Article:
North Central Health Care Plans to Remodel Mount View

Community Updates

Officials from North Central Health Care are working with leaders from Marathon County to develop a remodeling plan for Mount View Care Center— a nursing home in Wausau partially funded by county taxpayers — to better serve patients.

The remodel would be one of the first of many changes officials hope to unveil at North Central Health Care, which offers programs for patients seeking mental and physical care. Officials also hope to introduce new drug, alcohol and adolescent programs during the next year.

Gary Bezucha, the chief executive officer for North Central Health Care, said he wants to remodel and possibly rebuild the dementia and long-term care wards of the roughly 40-year-old nursing home to update outdated rooms and technology at Mount View. “We’re providing 21st century care in a building that was built back in the ’70s and ’80s,” Bezucha said. “We are engaging in a master facility planning process to identify how we can modify our physical plan to deliver premium-level care and deliver care most cost-effectively.” Bezucha said he hopes to receive approval for a master renovation plan later this year from the Marathon County Board and break ground on construction in 2014.

Mount View receives $1.7 million a year from county taxpayers to operate the nursing home, but Bezucha wants to reduce the center’s dependency on county taxes with the renovations. He won’t ask for more money from the county to help cover the cost of construction, hopes to keep patient billing rates at the market rate and plans to use Medicaid reimbursements, which could increase for Mount View Care Center once upgrades are made, to help finance the project. Bezucha said he does not yet have cost estimates for the project.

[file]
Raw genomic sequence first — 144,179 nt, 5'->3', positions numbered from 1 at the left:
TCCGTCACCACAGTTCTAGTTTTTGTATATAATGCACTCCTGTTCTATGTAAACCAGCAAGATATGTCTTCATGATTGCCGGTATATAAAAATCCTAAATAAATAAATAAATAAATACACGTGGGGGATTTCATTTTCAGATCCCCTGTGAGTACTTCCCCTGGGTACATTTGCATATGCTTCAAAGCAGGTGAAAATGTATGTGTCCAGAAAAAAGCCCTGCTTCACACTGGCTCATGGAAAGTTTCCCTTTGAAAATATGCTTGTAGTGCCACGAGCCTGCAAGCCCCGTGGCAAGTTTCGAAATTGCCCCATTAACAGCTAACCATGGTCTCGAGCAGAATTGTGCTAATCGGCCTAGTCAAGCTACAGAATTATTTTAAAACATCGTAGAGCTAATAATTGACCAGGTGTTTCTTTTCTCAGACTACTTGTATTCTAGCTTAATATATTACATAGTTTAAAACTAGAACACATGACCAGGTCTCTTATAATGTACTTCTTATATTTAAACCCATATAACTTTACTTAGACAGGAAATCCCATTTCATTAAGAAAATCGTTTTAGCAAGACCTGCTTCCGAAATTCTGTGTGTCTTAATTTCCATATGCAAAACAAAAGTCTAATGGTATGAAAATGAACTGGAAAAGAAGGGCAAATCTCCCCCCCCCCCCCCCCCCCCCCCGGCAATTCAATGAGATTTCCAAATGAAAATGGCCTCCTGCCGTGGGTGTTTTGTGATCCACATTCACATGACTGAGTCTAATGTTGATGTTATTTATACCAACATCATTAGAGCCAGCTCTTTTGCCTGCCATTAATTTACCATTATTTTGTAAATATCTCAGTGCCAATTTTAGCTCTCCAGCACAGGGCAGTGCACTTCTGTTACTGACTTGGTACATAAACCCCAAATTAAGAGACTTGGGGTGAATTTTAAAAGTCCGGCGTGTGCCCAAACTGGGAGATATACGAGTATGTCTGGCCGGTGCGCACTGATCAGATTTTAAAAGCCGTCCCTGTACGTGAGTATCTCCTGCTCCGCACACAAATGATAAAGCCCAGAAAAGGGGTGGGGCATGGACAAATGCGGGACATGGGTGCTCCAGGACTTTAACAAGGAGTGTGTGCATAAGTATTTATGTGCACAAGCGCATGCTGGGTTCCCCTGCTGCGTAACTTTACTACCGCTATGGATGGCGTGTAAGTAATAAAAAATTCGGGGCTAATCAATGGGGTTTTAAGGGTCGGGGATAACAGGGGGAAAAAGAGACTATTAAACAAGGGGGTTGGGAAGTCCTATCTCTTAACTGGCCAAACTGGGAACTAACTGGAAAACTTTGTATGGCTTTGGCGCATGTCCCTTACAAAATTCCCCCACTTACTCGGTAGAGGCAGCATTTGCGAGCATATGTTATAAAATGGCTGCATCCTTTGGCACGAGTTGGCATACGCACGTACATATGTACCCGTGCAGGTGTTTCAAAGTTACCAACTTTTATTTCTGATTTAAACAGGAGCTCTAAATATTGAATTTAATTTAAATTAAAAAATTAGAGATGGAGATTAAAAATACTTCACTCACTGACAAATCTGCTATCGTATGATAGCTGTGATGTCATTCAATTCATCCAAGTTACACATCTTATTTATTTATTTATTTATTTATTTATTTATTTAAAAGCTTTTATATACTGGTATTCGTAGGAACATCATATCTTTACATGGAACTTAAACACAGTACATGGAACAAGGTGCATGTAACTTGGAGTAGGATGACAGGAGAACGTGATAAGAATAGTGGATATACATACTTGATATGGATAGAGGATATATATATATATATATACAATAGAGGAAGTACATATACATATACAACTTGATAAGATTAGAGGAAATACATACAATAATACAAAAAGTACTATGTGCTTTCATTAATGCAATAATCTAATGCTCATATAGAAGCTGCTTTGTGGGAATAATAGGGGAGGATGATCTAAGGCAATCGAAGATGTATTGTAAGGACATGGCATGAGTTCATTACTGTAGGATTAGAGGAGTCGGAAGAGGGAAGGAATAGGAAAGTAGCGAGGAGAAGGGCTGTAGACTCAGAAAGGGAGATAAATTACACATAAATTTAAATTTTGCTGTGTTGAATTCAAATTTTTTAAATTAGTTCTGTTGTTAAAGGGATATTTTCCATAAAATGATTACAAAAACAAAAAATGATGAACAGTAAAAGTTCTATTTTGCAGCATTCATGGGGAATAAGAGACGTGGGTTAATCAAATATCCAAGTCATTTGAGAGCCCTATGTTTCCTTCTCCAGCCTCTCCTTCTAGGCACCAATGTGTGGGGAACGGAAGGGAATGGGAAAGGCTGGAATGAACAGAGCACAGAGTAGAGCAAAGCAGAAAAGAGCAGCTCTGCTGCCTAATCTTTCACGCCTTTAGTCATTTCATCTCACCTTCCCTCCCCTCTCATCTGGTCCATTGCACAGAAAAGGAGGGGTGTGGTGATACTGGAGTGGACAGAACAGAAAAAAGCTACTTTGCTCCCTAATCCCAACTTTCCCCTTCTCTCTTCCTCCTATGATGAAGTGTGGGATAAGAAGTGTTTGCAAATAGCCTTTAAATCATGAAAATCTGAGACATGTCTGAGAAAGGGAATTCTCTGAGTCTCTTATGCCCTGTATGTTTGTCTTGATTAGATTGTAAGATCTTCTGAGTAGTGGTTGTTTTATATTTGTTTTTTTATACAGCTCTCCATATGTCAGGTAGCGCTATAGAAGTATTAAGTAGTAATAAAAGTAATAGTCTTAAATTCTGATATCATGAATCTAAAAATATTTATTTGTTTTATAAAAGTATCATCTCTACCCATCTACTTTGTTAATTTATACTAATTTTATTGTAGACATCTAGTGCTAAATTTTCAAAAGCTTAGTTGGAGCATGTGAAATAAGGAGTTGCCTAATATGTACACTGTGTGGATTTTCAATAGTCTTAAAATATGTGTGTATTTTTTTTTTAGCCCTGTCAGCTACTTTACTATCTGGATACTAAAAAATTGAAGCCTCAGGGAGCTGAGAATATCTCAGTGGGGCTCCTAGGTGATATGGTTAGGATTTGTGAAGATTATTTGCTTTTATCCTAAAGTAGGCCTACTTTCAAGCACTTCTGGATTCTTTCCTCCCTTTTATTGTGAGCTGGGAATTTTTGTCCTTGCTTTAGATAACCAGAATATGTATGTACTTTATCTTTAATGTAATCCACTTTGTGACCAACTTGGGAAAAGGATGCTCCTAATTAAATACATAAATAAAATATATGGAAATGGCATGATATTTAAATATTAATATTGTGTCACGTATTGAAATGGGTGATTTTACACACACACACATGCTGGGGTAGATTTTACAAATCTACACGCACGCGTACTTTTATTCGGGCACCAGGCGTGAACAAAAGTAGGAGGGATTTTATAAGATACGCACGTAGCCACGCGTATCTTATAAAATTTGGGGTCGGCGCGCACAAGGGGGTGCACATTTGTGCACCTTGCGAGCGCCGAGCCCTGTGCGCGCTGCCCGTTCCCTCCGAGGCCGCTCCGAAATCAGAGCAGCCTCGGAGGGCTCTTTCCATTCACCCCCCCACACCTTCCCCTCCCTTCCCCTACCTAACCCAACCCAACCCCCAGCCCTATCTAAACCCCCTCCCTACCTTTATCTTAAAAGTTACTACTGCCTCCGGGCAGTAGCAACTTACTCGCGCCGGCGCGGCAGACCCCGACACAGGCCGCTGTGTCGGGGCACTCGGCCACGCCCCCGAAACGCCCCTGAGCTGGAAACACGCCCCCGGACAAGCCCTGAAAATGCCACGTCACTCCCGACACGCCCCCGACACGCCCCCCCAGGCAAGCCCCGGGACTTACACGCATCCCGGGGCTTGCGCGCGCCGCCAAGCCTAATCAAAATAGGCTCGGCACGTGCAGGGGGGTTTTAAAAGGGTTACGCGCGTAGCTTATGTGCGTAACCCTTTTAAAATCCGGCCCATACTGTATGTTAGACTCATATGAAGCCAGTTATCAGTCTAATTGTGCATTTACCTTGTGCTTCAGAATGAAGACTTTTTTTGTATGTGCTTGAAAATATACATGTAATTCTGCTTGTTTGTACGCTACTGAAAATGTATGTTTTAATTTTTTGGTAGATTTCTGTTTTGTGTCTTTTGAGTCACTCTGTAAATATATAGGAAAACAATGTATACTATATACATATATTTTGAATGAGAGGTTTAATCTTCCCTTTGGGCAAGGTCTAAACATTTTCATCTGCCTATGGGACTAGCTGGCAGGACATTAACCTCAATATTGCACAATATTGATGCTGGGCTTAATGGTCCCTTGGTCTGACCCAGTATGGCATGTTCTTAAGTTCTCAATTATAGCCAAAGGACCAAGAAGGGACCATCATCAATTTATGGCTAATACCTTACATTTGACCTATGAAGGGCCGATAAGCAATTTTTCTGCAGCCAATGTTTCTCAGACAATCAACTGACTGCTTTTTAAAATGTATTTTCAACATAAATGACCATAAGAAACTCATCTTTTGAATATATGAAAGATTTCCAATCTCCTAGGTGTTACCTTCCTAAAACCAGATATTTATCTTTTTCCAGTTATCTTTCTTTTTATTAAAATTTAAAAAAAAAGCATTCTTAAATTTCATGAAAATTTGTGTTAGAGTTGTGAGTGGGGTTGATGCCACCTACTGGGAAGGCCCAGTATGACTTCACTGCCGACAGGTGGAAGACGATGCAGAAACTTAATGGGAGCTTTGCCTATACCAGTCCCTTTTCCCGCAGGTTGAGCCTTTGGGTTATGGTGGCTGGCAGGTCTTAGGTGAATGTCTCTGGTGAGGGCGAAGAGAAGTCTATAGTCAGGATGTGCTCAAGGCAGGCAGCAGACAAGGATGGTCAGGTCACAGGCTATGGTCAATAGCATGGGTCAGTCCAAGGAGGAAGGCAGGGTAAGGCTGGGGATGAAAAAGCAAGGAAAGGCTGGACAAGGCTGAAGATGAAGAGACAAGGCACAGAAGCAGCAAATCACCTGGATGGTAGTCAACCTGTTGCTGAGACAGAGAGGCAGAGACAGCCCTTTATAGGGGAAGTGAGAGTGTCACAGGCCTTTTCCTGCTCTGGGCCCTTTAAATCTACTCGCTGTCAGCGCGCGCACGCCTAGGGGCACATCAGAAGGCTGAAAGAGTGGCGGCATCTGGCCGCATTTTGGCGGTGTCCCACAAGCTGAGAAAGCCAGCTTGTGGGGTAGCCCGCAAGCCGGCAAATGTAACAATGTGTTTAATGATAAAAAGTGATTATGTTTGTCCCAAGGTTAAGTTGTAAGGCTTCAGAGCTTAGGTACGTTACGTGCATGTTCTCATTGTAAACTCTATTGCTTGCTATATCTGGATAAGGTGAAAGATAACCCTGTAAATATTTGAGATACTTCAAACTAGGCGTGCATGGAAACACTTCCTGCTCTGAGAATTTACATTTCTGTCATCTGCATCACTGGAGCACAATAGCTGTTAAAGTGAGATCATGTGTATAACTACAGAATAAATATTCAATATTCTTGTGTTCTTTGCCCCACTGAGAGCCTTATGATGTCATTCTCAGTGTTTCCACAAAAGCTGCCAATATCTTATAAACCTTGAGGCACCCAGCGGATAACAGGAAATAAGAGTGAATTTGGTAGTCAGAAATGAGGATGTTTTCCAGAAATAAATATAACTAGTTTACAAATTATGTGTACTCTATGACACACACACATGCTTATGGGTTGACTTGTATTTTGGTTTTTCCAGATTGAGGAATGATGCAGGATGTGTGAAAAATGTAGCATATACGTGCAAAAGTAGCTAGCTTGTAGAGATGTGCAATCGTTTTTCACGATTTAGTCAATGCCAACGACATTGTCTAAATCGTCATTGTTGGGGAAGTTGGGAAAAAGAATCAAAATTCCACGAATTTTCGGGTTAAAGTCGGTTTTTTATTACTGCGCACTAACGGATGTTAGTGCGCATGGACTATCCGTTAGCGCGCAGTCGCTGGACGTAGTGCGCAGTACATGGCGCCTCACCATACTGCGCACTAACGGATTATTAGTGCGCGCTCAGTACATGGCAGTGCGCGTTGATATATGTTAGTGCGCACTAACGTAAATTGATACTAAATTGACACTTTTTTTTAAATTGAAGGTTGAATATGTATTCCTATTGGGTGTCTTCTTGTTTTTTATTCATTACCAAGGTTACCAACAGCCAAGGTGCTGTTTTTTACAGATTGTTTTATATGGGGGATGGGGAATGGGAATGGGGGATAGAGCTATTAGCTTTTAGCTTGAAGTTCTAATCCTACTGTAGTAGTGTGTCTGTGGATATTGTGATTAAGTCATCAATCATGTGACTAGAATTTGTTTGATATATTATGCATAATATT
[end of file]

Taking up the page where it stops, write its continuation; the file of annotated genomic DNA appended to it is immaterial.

The long-term care and dementia units, specifically, need a face lift, said Lori Koeppel, a senior executive for Mount View Care Center. The long-term care unit, for example, houses patients who stay months or years at the center but offers only double-occupancy rooms. Dining crews, nurses and caretakers spend their days hustling from one end of the nursing home to another because the rooms are spread out over long hallways and the dementia and long-term care units are far from one another, Koeppel said. “The location and size makes operating the unit difficult,” she said. Koeppel is unsure what specific designs or new technology the health care center will pursue for the nursing home because she wants to get information and ideas from patients, employees and Marathon County residents before making any decisions.

Marcia Innis, a volunteer at North Central Health Care who works with dementia patients, is one of the leaders who will sit on the organization’s Master Facility Planning Committee. She wants to research what type of technology can be brought into the center during renovations. “Is this the best we can do to serve them?” Innis said. “There must be something newer out there.”

North Central Health Care will conduct a number of forums during the next few months for members of the public, the nursing home’s 425 employees and roughly 250 patients to learn what type of upgrades should be made to the nursing home, Koeppel said. “It’s so important that we get involvement from the individuals that live here,” she said.